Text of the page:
’Tis the month before Christmas, and all through the house
the employees are scurrying — to please their new boss.
Good results are achieved and reported with flair
in hopes of big profits — and they’d each have a share.
But instead, they each received tiny cheeseboards.
And that’s just one of the many reasons I would like to untangle Christmas and the workplace.
Now let’s be clear right up front that I am all for celebrating the birth of Christ. There is nothing better than a Christmas Eve service, a reading of Luke, Chapter 2, a handbell choir and carols sung with joy. I love both the religious and secular Christmas celebration. (The commercialization of Christmas that begins before pumpkins are carved — I can do without.)
No other holiday is really brought into the workplace. No other holiday comes with so many family traditions — so many “right” and “wrong” ways to decorate, eat and share this season of joy. With many people stressed from shopping, traveling, decorating — and keeping both sides of the family happy — why do we add the workplace into the mix of holiday stressors?
Working in human resources, I’ve come to expect complaints:
The tree in the lobby — fake vs. real, and, “Oh the horror! It’s pink.”
The stingy budget for department parties, the menu for the holiday party, the neglect of the third-shift workers, who is and isn’t allowed to take off early on Christmas Eve.
Even the thoughtful, generous boss was a cause for complaint; he made the employees working for Scrooge feel even worse.
Yes indeed, the holiday season in some workplaces made me eager to see Jan. 2 arrive.
The organizations with a mix of people with diverse backgrounds and religious beliefs didn’t sour me on this holiday. The real whining and vitriol came in the organizations that went full Santa, Frosty, Joseph and Mary (and the donkey Mary rode in on). They wanted the holiday to be celebrated correctly: Their way.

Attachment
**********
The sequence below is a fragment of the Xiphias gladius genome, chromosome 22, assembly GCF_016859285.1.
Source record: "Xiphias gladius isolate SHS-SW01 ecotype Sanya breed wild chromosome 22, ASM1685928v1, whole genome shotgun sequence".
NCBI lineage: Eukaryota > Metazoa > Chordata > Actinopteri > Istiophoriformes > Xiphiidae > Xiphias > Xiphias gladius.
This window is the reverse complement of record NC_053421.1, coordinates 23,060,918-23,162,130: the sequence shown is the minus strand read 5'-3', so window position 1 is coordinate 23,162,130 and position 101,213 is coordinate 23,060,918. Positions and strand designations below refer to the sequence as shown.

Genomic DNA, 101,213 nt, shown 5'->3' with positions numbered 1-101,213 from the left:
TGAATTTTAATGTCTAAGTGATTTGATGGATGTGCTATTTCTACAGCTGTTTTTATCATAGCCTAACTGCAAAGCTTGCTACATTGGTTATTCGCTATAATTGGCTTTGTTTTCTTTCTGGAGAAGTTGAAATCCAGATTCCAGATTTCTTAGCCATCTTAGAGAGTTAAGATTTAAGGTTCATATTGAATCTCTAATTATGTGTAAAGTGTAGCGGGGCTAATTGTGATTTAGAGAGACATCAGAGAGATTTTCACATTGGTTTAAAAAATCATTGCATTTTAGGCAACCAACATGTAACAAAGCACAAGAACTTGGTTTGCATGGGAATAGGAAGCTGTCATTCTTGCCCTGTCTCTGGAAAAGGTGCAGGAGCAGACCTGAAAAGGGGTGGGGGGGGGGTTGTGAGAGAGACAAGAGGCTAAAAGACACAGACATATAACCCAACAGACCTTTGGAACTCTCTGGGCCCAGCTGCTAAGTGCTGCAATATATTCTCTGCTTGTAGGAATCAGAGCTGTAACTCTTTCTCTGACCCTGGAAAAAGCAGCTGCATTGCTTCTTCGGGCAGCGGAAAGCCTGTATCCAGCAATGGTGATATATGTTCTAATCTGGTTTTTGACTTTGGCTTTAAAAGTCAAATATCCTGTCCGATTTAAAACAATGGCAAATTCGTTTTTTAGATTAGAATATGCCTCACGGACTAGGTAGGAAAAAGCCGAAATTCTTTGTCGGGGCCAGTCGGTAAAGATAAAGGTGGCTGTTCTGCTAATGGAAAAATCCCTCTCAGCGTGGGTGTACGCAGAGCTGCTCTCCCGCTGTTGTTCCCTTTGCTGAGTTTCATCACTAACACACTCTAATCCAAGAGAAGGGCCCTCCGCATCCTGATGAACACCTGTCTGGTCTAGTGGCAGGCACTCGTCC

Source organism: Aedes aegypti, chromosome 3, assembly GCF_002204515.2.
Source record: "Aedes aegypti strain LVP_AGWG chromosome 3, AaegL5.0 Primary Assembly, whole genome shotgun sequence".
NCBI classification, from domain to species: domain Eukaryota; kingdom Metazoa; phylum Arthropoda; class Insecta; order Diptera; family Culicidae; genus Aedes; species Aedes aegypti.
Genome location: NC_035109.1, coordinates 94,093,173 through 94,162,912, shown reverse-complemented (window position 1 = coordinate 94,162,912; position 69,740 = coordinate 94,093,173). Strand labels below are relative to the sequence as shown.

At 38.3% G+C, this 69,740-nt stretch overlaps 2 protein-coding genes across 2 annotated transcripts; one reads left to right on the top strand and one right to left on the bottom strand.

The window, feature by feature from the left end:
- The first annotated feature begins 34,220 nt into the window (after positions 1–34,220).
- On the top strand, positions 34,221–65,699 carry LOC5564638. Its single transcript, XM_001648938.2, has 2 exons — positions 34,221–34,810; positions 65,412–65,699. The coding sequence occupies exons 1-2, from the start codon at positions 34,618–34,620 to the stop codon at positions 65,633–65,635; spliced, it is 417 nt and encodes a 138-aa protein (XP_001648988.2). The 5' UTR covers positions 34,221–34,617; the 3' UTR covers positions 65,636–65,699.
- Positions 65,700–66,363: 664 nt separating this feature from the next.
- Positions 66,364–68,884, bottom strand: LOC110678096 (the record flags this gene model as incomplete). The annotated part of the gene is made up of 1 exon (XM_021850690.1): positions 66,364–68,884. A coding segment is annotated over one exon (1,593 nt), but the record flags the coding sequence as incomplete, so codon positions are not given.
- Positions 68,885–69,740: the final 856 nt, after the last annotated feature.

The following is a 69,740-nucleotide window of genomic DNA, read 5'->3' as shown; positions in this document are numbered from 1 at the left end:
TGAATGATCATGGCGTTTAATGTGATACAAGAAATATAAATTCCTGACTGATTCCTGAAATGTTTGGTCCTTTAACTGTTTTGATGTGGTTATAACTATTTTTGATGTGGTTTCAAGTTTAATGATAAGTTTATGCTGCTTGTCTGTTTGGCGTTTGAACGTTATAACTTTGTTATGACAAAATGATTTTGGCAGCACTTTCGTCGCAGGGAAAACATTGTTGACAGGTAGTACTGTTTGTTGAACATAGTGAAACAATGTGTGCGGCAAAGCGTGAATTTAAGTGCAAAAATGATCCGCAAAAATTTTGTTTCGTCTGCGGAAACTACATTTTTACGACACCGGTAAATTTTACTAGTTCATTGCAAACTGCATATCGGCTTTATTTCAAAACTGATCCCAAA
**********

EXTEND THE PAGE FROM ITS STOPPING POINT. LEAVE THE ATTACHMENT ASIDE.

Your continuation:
November and December were always my busiest months as a consultant. Throughout December I was traveling from company to company, conducting training classes and meeting with employees. I was prepared to answer questions about jobs and pay, but I heard as much about the holiday party, Christmas trees and gifts as I did about the changes we were making to jobs. I was an outsider and a safe ear to complain to.
There is no way to make everyone happy during the holiday season, but I have a few recommendations that might make the season a bit more peaceful.
Remember that it’s the owner’s place of business. Like it or not, the boss may be happy with just a few large poinsettias in the lobby. It’s seasonal, simple and perfectly fine. If the boss wants to use a florist to bring in some elegance and creative flair, the employees should be willing to enjoy the display for a few weeks — without complaint.
The boss should make a few rules about holiday decorations and keep them simple. Are employees allowed to decorate their work spaces? What about the common areas? Can lights can be hung or real trees brought in? Will there be any budget provided for decorating or small department parties?
Set the rules and don’t waiver or make exceptions.
Don’t pointedly exclude people. Whether based on employment status or friendship it hurts to be separated out and excluded. Temporary, contract and part-time employees have feelings and should be included in the holiday party or luncheon, and if everyone else is getting a gift or bonus they should be included, even if the amount is smaller.
A photo of the boss is not a gift. It may be hand painted on a fine china plate, and it is still not a gift. And the boss’s photo on fake money? That tops the list of bad gifts.
Company promotional material is not a gift. (Calendars, pens, scratch pads — anything with the company logo.)
Time away from work — a priceless gift. If the year went well, an extra day or half day off in the new year will be appreciated by everyone.
Or the gift everyone can use at this time of year (with apologies to Clement Clarke Moore):
The boss sprang to his desk, to his team gave a whistle
And forward they flew with thoughts of the fiscal.
They heard him exclaim as he handed out checks
A happy year we have had, and here’s to the next!
Virginia Detweiler, based in Walla Walla, provides human resource services and management training to businesses in southeastern Washington with her firm HR Partner on Call. Her columns are written as a service to employers and employees and rely on reader questions and comments for topical material. Contact her by email at firstname.lastname@example.org or phone at 509-529-1910. Because of job and employer sensitivities, care is taken to protect identities.